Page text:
You’re in the trenches of your first draft, getting down all those plot points and character development scenes, and you think “This is great, I’m on a roll!” – until you hit that brick wall. You’ve constructed this astonishing world with courageous heroes, but what are they supposed to be up against? A dragon? A talking vegetable patch? Possessed socks? No! You need a bonafide villain (to be fair, all those things could be a villain as well)! But you don’t want just any old villain. You want one that will be memorable, someone – or thing – that will stick in the reader’s mind. One that will make your audience silently root for them even when they know it is so wrong. How does one create that experience?
Some of the best kinds of villains are the ones that still retain human energies: they have/had a family, dreams they aspired to, mentors they look up to. These are the ones that started out as decent people and somehow wound up commanding the legions of the dead. They make you question if they were actually evil from the get go, or if their intentions followed the wrong brick road and landed them face to face with the protagonist.
Creating a villain that people can empathize with means showing your reader that they have good and bad qualities, allowing their own story to unfold parallel to the protagonist, and making them feel unique to the world they live in. Exhibit that they don’t kick dogs or make babies cry – maybe they adopt strays and look after orphaned children. While the hero was raised on a farm with lots of siblings, maybe the villain had a royal upbringing and was an only child. They must grow as your hero does, or they risk falling flat like warm soda.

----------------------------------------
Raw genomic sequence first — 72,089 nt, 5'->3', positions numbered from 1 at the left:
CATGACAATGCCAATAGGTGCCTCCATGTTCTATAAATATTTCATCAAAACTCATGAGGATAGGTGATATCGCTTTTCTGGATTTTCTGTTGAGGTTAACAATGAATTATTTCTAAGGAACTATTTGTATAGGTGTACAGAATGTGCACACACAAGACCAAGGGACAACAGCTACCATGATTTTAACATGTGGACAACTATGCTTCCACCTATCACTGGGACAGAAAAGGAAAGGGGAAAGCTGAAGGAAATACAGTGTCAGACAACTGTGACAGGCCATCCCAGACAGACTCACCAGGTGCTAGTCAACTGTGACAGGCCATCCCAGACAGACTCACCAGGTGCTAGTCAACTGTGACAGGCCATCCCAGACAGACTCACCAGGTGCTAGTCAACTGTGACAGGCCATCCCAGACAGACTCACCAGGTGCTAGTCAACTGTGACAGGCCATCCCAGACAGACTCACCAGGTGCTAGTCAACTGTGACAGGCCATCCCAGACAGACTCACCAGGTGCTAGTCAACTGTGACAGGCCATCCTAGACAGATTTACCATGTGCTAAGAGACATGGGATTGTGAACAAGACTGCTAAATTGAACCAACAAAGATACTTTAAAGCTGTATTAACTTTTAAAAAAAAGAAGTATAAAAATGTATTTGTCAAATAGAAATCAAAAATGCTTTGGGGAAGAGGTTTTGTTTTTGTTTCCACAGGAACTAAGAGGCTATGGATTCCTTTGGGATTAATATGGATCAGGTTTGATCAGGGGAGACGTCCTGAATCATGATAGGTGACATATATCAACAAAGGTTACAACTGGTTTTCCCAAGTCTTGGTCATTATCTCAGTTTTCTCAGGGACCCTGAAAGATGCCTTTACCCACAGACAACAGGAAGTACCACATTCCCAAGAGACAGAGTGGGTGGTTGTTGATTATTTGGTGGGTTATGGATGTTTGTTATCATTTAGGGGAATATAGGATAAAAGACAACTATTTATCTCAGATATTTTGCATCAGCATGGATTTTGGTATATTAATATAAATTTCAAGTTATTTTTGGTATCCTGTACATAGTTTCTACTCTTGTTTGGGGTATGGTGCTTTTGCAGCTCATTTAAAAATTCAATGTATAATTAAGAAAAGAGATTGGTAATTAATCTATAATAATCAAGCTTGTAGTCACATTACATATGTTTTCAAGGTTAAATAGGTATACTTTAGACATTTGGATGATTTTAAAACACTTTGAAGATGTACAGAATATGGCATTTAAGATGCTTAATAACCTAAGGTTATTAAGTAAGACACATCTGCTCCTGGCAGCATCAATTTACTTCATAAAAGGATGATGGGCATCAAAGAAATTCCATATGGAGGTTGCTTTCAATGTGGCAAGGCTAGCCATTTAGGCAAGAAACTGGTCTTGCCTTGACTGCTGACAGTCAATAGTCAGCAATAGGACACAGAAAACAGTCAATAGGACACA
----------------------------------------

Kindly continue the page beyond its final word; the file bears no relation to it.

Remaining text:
A villain that has understandable motives and goals, perhaps even relatable, pulls your audience into your story and lets their mind wander through all the possibilities and “what ifs” without you having to do much of the heavy lifting. It also creates questions like, if that one deplorable thing in their life had never come to fruition, would they still be a wrongdoer? Or would they have ended up in the hero boots instead?
Your scoundrel does not have to have the secret lair and hairless cat to fulfill their role – they just need to be real enough to create havoc, which in turn creates the demand for a hero. By building up your baddies, you add life to your story, which in turns gives the reader a more realistic journey to follow. The more depth you add to them, the greater the experience!